As small business health insurance costs continue to rise, companies are looking for ways to offer health insurance coverage at a sustainable cost. One of these new strategies is defined contribution healthcare. And, one of the industries early to adopt defined contribution healthcare has been small technology companies and tech startups.
This article reviews why small technology companies are quickly adopting defined contribution healthcare as a health insurance solution for 2014 and beyond.
Overview of Small Business Health Insurance
Small business health insurance plans are a form of employer-sponsored health coverage. With a traditional small business health insurance plan, costs are typically shared between the employer and the employee, and coverage may also be extended to dependents. In certain states, self-employed persons without other employees may qualify for group health insurance plans. There are several different types of small business health insurance plans available.
However, many small companies can’t offer traditional small business health insurance coverage due to rising costs and restrictive minimum contribution and participation requirements. Which is why many small technology companies are transitioning (or starting to offer health benefits for the first time) with a defined contribution strategy. This type of strategy is not health insurance, but rather a way for smaller companies to contribute to employees' healthcare insurance expenses in a compliant and tech-savvy way.
Overview of Defined Contribution Healthcare
Defined contribution healthcare allows any company to name its price for health benefits. Rather than paying the costs to provide a specific small group health insurance plan (a "defined benefit"), the company instead fixes their costs by establishing a monthly dollar amount (a “defined contribution”) that employees may spend on qualified health insurance.
With the purest form of defined contribution, employers offer employees a health insurance allowance as the benefits package. Employees purchase an individual policy of their choice, often with the help of a health insurance broker, and are reimbursed as the defined contribution plan allows.
Why Defined Contribution is Popular with Small Tech Companies
When you hear people talk about defined contribution healthcare, the most prominent feature discussed is the cost savings and fiscal control. Defined contribution allows the company to set and control all health benefits costs. This feature alone allows many small companies and startups to offer formal health benefits for the first time.
Additionally, there are other benefits of defined contribution that fit well with small tech companies such as employee classes, more time for growing the company, and a technology-based solution. Here's a look at those benefits and why they fit well with small tech companies.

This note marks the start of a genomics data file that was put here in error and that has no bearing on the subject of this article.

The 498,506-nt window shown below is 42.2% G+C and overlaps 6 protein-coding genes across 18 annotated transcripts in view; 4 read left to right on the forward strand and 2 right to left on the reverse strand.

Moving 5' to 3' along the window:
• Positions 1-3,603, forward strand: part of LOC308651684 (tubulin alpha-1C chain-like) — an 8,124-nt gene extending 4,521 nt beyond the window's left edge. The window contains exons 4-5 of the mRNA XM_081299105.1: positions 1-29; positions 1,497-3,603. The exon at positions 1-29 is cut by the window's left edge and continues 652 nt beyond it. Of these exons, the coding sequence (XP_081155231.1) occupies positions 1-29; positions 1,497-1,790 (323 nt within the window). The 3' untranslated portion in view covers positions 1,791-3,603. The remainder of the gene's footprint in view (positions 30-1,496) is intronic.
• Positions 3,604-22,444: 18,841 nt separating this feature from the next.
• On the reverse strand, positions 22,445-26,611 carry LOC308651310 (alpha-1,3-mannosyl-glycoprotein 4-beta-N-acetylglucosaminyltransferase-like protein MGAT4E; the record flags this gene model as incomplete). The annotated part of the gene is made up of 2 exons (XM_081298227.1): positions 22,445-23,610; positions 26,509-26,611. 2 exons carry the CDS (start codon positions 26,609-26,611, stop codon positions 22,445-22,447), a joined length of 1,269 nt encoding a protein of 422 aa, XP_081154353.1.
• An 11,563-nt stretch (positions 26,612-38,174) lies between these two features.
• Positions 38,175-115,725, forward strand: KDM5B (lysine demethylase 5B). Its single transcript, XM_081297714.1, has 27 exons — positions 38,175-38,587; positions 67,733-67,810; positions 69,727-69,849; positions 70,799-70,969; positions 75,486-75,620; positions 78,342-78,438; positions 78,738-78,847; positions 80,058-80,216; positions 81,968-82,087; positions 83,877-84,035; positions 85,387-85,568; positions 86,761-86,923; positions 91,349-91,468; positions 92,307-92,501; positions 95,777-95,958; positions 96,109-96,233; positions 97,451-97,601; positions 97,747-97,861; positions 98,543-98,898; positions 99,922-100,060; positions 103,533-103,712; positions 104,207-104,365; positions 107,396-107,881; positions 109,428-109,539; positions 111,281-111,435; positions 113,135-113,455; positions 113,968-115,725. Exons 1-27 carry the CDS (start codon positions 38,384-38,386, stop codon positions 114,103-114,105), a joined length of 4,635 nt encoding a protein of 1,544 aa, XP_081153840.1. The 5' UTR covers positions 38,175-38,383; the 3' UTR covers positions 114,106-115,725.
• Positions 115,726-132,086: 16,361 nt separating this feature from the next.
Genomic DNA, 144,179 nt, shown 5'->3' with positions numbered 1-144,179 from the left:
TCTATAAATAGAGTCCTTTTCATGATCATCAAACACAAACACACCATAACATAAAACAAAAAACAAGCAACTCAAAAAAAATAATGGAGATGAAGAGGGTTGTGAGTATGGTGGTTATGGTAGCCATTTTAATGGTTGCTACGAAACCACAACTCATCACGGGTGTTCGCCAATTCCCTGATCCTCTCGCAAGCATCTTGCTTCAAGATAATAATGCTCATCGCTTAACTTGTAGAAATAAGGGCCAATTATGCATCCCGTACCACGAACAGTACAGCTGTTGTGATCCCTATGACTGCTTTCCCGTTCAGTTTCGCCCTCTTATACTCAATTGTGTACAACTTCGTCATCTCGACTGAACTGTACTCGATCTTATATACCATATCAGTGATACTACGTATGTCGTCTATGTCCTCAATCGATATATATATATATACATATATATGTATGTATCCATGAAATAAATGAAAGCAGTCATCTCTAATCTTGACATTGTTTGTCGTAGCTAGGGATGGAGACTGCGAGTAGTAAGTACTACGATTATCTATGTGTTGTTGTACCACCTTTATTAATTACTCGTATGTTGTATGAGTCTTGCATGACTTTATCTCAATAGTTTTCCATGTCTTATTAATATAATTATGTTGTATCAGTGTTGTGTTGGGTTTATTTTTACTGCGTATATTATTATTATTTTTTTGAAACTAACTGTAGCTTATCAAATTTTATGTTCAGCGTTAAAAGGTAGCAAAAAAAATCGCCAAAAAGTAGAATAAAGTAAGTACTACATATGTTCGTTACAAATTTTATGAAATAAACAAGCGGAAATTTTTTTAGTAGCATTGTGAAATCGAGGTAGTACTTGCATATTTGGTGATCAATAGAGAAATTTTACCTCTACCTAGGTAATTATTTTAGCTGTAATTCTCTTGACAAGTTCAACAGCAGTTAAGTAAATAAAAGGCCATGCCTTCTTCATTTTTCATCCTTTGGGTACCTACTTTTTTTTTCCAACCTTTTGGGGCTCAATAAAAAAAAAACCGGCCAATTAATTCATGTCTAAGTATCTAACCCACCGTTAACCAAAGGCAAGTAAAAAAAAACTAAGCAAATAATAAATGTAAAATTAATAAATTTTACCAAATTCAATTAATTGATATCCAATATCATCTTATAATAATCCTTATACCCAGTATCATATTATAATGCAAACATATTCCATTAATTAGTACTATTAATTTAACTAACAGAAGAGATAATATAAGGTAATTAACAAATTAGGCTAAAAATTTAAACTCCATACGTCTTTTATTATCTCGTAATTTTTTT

Controllable Costs – With defined contribution healthcare, the company fixes their costs because they decide how much to contribute. The company is not tied to minimum contribution requirements, which can rise unpredictably year to year. Since there is no minimum amount to contribute, if the company wants to contribute any amount to employees' healthcare, they can afford defined contribution.
Employee Classes - The defined contribution allowances can vary by employee class. In other words, the company can provide a different contribution amount by job criteria or family status. This is attractive to small tech companies who are often in a competitive hiring market for software developers, programmers, and IT staff. With defined contribution employee classes, a company could offer $300/month to programmers and $150/month to sales reps.
More Time Growing the Company – Defined contribution healthcare allows a small company to provide a health benefits program in less than 5 minutes per month. Administering the health benefits program becomes a payroll function and requires minimal involvement from the company. There are no annual renewals, and employees maintain the direct relationship with the insurance company. Many small tech companies are operationally lean, focused on optimizing business results with limited resources. Defined contribution aligns with these lean goals.
Technology-Based Solution - Small technology companies have been early adopters of defined contribution because most companies use defined contribution software to administer the benefits (ex: a SAAS platform such as ZaneHealth). Employees are comfortable logging in to an online portal to submit their requests for reimbursement, and appreciate the paperless nature of defined contribution software.
4 Simple Steps To Start Offering Defined Contribution Healthcare
Small tech companies looking to set up health benefits with defined contribution generally work with a health insurance broker, and follow these four simple steps:
Step 1 - Set a date to terminate your group health plan (if you have one)
Step 2 - Define any amount the company can afford
Step 3 - Select an Insurance Professional of your choice to help each employee find the right individual policy
Step 4 - Utilize online defined contribution administration software to reimburse employees